ATI laptop tips
DanFlasar at aol.com
DanFlasar at aol.com
Fri Jun 25 10:54:36 CDT 2010
These are very good questions, Alicia, but a little more information on
your needs is needed to give the best advice.
First, how much usable vision do you have? If you have no vision,
then the quality of the screen and it's
size is not an issue but depending on what you can do visually will make a
big difference in what kinds
of display and capabilities you need to have.
What course of study will you be in? Needs are greater for science
and math software than for work
in the humanities.
What use of the Internet will you need primarily? Reading sources
on-line or a lot of uploading and
downloading of large files?
Of course using a laptop is not all work all the time - do you plan
to watch movies on the device at
times or play music?
Wireless connection is becoming ubiquitous across the country,
particularly in the cities. Most libraries
offer wireless service, as well as coffeehouses both chains and
independents. Most laptops have integrated
wireless capabilities. Though wi-fi connection can be slow, it shouldn't
be a problem for reading and small
downloads and uploads. For those times you're not in a wireless
environment, you can download
what you need beforehand and just work standalone.
How much have you budgeted for your laptop?
Include in this the cost of software. In many cases, your college
bookstore will offer significant dis-
counts on important packages like Windows Professional. You have to be a
registered student to get these
discounts but they can save you hundreds of dollars.
Will this laptop be your primary PC or does your family have a good
desktop at home you can use for
It's always a good idea to get the fastest processor and largest hard
drive you can afford because over
time, you will need to upgrade to a new operating system and newer versions
of software - including
accessibility software. These programs *always* get larger and demand
more resources. Never get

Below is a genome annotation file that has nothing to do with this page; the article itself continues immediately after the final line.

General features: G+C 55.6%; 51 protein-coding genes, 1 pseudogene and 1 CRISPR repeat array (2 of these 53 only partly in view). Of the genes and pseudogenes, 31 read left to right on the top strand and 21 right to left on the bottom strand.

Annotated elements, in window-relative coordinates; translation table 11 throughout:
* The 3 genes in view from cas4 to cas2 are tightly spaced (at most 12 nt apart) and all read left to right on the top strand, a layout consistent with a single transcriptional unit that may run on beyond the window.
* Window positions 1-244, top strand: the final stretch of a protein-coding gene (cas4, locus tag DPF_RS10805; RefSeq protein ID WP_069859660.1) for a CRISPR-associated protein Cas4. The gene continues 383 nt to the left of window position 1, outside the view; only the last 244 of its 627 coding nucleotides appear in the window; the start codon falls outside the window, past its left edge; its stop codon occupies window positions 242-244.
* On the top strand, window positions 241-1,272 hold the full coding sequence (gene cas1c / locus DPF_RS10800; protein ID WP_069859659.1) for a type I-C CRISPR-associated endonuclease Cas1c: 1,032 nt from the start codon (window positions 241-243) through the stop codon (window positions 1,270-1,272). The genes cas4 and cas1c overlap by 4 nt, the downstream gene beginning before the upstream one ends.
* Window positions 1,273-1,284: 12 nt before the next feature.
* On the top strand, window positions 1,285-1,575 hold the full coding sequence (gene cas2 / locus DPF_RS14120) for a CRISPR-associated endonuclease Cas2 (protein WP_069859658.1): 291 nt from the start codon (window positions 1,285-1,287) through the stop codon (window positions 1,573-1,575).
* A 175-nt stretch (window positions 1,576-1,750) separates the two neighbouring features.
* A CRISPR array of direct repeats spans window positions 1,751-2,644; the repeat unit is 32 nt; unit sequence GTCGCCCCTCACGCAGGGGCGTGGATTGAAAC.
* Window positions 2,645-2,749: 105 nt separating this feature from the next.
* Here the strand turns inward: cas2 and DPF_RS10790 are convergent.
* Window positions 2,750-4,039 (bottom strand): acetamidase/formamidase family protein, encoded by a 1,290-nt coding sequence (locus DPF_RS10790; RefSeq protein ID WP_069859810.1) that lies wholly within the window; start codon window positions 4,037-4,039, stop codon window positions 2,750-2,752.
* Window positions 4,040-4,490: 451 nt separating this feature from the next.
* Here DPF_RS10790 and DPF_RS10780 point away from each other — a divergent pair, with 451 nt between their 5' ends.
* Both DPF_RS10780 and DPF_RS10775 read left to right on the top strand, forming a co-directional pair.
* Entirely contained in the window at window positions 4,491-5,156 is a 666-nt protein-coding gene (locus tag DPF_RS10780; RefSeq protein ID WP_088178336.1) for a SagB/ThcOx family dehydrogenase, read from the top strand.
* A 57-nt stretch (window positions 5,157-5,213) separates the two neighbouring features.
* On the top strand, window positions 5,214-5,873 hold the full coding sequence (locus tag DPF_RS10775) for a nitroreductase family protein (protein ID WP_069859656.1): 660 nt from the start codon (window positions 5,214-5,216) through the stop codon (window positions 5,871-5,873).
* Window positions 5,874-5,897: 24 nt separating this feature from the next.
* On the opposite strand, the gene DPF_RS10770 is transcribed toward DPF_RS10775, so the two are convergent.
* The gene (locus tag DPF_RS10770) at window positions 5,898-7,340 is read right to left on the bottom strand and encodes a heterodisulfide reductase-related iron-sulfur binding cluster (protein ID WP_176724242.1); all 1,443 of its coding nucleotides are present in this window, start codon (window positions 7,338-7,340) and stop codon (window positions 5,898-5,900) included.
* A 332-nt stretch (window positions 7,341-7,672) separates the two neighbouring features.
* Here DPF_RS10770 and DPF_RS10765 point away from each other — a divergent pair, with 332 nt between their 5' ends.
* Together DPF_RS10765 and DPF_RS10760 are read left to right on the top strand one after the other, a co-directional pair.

the latest and greatest - it will only be greatest for 4 or 6 months or so
and the price will drop significantly.
Dell and Toshiba are both good brands but HP loads up their hardware
with a *lot* of software, games and
junk that you will never need. It's a pain to remove it to free up the
space and thereby end the constant
requests to sign up to purchase the software add-ons you didn't ask for in
the first place.
Finally, what area are you in? In St. Louis, there is a place called
MicroCenter that offers very good
deals on PCs and laptops and offer good support service. I'm sure KC,
Columbia and Springfield have
In a message dated 6/24/2010 2:30:09 P.M. Central Daylight Time,
astarner at charter.net writes:
My husband and I finally saved up the money to purchase a new laptop for
me to start the school year with this fall. I don't know a lot about
computer hardware and wondered if some of you who are more knowledgeable can help
me decide what is most important when purchasing a laptop. How much memory
should it have? Is there anything to consider about the processor when
considering the laptop will be running JAWS? Are certain brands better than
others? Etc. I will be interested to hear what your thoughts are. I want to
use the laptop for accessing my textbooks in alternative format, reading and
creating MS Office documents, sending and receiving email, etc. Also, how
and where do I purchase Internet service that will allow me to connect to the
Internet regardless of where I am. What I want to be able to do is to
connect to the Internet to complete homework assignments and such, even when I
am not at home. Perhaps I go to the library with my children and want to
sit at a table and work on my homework and need to go online, where can I
purchase service that will allow me to do that for an affordable price?
Thanks again for all your help.
"The chief handicap of the blind is not blindness, but the attitude of
seeing people towards them"
Helen Keller (1880-1929)
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